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Bruce Ramsey Gets it Wrong on Housing Levy

By Erica C. Barnett October 28, 2009

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In his column today, Seattle Times columnist Bruce Ramsey calls PubliCola out for our endorsement of the proposed $145 million housing levy, accusing us of ignoring the fact that it's actually "a 68 percent tax increase" compared to the last levy, passed in 2002.

He writes: "Nice try, progressives. The expected rate per $1,000 of assessed value is the same. The amount to be taken from property owners the next seven years, $145 million, is up from $86 million in the past seven."

That's true—in the same sense that if you pay ten percent sales tax on a new pair of jeans now, it'll work out to more dollars than that same tax would have seven years ago, because the price of jeans has gone up. The proposed housing levy would tax homeowners at the same rate as the existing levy—but, since houses are more expensive now than they were seven years ago, the total number of dollars produced by the levy is higher. (Admittedly, the increase in housing valuations has increased more than the rate of inflation, but that's because construction costs have gone up, and because Seattle is a desirable place to live.) Conversely, if levy planners had kept the levy at $86 million, those "same" dollars would pay for less new housing than the current proposal, because it costs more to build housing now.

Keeping the levy at $86 million, in other words, would represent a net reduction in the total amount of housing the levy would buy.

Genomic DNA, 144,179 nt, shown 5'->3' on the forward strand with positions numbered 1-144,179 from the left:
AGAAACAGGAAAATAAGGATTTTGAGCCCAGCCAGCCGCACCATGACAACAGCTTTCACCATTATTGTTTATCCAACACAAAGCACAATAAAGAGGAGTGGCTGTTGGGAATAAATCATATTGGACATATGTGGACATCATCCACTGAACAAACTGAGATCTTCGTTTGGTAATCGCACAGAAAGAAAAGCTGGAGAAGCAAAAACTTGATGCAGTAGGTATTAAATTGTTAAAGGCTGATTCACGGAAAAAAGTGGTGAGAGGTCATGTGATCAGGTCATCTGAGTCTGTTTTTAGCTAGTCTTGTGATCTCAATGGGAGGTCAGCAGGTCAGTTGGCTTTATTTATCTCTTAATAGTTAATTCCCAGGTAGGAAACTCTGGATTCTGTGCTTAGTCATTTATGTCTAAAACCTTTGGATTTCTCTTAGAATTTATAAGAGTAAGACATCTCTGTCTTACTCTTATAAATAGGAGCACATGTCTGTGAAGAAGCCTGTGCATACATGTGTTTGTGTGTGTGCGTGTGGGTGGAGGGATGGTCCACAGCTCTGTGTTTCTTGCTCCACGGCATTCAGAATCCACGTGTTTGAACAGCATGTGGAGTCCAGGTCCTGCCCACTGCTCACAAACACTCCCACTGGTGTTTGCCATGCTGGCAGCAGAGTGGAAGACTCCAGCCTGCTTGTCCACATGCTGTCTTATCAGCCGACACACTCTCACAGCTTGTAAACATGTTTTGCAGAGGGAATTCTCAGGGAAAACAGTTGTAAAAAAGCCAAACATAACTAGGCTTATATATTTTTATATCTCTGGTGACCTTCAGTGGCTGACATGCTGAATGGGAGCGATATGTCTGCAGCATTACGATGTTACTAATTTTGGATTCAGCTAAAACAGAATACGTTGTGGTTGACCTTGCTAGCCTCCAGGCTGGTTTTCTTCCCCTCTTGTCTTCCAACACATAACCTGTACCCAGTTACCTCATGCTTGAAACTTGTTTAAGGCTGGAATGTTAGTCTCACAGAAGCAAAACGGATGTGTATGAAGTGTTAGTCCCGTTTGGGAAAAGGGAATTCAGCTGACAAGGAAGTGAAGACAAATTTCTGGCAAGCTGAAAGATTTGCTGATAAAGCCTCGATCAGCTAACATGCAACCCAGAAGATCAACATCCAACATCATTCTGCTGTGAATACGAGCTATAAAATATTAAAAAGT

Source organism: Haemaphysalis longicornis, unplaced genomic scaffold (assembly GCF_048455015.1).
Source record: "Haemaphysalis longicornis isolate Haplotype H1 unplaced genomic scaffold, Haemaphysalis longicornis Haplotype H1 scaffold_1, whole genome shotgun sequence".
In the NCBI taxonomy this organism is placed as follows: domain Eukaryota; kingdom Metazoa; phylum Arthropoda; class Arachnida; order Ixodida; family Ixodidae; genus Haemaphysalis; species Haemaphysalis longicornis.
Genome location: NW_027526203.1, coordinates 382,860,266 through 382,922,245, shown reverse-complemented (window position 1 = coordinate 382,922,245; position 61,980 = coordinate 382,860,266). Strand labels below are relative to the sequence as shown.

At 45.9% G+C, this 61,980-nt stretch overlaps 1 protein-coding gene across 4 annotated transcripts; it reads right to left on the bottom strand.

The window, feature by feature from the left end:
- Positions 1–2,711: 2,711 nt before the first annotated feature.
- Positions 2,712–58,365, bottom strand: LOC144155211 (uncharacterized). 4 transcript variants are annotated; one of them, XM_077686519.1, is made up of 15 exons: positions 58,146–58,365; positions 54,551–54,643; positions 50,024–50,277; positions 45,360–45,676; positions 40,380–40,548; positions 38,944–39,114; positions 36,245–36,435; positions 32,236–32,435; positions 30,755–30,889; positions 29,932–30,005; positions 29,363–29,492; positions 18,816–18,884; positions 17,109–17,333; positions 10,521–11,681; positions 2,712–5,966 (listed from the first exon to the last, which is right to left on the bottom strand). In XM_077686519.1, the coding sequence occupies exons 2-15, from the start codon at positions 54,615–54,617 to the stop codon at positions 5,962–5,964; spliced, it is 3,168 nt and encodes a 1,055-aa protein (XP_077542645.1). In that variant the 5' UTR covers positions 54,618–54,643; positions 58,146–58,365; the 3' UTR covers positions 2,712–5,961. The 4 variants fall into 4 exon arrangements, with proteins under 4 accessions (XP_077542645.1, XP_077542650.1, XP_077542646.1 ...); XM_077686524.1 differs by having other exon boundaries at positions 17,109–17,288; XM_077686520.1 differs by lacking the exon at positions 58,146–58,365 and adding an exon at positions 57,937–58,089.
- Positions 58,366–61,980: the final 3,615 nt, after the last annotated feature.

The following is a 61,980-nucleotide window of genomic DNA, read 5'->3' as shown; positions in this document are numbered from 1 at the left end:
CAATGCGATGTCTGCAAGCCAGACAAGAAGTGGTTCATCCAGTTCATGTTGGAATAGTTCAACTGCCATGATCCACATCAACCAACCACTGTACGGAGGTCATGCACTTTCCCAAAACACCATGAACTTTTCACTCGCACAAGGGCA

This is Econ 101 stuff—2002 dollars don't equal 2009 dollars, and vice versa. Things—cars, houses, apples, whatever—tend to go up in price over time even when they stay the same in real dollars. If Ramsey has ever bought a gallon of milk, or gone to a movie, he should know that.

[caption id="attachment_17389" align="alignnone" width="550" caption="The Pantages on Capitol Hill—a housing levy-funded project"]The Pantages on Capitol Hill—a housing levy-funded project[/caption]

After getting it wrong on the cost of the housing levy, Ramsey goes on to propose a "solution" that's just plain cuckoo. He suggests that the city just buy up apartment buildings and rent them at reduced rates to poor people.

This is bad, unworkable policy on several levels. First of all, the city isn't in the landlord business—private developers, like Capitol Hill Housing and the Low Income Housing Institute, as well as separate government agencies like the Seattle Housing Authority, are.

Second, the housing levy pays for more than just high-quality new rental apartments—although new rental housing is the largest line item in the levy at $104 million, the levy also pays for operations and maintenance at housing funded by previous levies, provides rental assistance to low-income people, pays for loans for first-time homebuyers, and funds short-term loans for buildings or land for low-income housing developers. Buying up old buildings wouldn't accomplish any of that.

Third, buying up old, run-down apartment buildings wouldn't have the same impact as building new affordable housing. Projects funded by the housing levy—like Broadway Crossing, a six-story development at Broadway and Pine that replaced a gas station—improve the neighborhoods around them by adding density, putting eyes on the street, and reducing growth pressure on suburban areas. A lot of the new apartments are LEED-certified, too, making them substantially greener (and cheaper to light and heat) than older, less energy-efficient apartments.

Finally, and perhaps most important, housing levy dollars leverage additional public and private funding; according to the city, each levy dollar produces $3.25 of public or private funding. Buying up old buildings isn't just insufficient as a way of providing low-income housing; it's also short-sighted from a purely economic perspective.

There's a lot more to housing, in other words, than just housing.

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